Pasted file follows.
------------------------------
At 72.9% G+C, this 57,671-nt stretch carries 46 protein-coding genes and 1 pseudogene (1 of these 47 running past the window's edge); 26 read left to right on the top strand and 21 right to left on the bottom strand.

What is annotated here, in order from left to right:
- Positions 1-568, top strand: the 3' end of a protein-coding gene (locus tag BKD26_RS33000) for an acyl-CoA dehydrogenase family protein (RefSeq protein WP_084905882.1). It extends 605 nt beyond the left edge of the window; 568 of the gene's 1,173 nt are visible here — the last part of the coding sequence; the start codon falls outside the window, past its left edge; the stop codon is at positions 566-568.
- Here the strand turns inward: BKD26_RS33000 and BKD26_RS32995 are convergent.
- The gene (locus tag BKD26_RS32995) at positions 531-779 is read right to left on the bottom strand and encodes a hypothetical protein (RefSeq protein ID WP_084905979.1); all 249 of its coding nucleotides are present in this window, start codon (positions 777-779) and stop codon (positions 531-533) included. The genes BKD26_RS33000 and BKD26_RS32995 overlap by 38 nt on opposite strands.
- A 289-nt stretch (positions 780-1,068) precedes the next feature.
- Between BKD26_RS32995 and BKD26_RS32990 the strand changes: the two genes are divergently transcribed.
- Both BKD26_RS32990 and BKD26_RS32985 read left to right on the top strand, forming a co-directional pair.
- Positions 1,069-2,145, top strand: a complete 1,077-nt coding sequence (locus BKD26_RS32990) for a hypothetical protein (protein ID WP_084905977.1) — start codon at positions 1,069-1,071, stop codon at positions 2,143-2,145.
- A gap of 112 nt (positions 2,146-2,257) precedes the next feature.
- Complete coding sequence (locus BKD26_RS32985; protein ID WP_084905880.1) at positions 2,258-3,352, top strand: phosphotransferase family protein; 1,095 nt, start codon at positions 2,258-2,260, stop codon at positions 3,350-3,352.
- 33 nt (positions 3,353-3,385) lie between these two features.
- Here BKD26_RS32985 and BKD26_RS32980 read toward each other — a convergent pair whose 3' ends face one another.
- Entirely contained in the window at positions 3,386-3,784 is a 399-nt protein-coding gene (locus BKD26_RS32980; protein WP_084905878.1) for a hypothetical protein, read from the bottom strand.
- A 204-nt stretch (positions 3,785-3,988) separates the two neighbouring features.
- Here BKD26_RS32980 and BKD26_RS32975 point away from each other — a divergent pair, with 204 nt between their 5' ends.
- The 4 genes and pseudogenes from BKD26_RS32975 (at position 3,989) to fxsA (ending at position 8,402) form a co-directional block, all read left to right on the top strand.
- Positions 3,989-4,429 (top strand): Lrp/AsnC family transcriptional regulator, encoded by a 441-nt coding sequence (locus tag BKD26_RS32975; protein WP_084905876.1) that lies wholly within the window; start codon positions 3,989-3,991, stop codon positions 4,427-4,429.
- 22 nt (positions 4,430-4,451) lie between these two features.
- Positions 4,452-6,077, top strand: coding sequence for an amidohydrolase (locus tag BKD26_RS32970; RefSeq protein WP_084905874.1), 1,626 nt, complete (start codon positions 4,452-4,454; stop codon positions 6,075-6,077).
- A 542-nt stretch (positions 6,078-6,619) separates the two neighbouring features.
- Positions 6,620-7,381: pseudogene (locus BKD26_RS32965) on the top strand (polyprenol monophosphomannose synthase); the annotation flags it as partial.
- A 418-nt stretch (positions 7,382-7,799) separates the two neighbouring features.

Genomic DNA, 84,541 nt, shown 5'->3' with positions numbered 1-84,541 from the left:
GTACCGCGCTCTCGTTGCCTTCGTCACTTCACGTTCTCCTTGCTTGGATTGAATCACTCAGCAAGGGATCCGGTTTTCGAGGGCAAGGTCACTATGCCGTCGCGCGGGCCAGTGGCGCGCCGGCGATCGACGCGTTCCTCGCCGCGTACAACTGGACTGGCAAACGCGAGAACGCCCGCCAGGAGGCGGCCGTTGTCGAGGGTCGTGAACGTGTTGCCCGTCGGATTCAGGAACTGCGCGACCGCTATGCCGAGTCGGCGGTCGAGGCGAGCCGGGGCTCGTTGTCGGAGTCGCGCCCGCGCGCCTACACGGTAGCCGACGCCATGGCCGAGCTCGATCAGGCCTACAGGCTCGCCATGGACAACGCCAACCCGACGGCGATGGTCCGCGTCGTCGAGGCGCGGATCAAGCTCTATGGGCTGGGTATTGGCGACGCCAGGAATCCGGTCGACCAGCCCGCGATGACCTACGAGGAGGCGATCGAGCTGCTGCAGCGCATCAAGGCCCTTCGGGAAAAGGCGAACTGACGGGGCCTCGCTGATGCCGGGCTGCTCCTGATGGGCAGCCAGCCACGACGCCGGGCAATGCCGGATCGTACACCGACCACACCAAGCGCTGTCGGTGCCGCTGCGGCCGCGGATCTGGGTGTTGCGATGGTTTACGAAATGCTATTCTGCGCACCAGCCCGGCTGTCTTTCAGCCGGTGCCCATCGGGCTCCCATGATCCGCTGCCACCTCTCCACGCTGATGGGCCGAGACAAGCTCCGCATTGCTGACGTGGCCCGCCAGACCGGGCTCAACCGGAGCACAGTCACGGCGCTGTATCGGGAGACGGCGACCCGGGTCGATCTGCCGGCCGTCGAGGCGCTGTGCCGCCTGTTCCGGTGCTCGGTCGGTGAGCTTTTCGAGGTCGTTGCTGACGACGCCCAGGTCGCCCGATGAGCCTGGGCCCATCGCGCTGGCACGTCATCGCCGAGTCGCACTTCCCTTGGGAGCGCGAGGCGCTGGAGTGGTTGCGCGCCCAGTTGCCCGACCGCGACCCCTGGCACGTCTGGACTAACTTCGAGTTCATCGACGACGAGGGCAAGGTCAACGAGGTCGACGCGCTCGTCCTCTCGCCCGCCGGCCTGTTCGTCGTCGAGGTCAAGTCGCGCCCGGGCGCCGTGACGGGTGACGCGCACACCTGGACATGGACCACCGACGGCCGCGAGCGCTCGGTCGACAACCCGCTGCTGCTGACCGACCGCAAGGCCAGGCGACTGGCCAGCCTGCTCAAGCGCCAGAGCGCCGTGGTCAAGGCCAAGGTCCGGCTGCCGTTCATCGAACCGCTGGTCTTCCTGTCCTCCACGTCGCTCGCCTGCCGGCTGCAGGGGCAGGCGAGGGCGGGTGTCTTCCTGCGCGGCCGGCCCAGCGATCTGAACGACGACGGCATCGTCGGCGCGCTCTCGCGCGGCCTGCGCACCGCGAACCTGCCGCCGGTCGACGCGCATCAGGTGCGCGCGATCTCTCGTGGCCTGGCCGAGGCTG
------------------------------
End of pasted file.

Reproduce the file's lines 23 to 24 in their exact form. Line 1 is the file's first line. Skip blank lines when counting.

- A 418-nt stretch (positions 7,382-7,799) separates the two neighbouring features.

Genomic DNA, 84,541 nt, shown 5'->3' with positions numbered 1-84,541 from the left: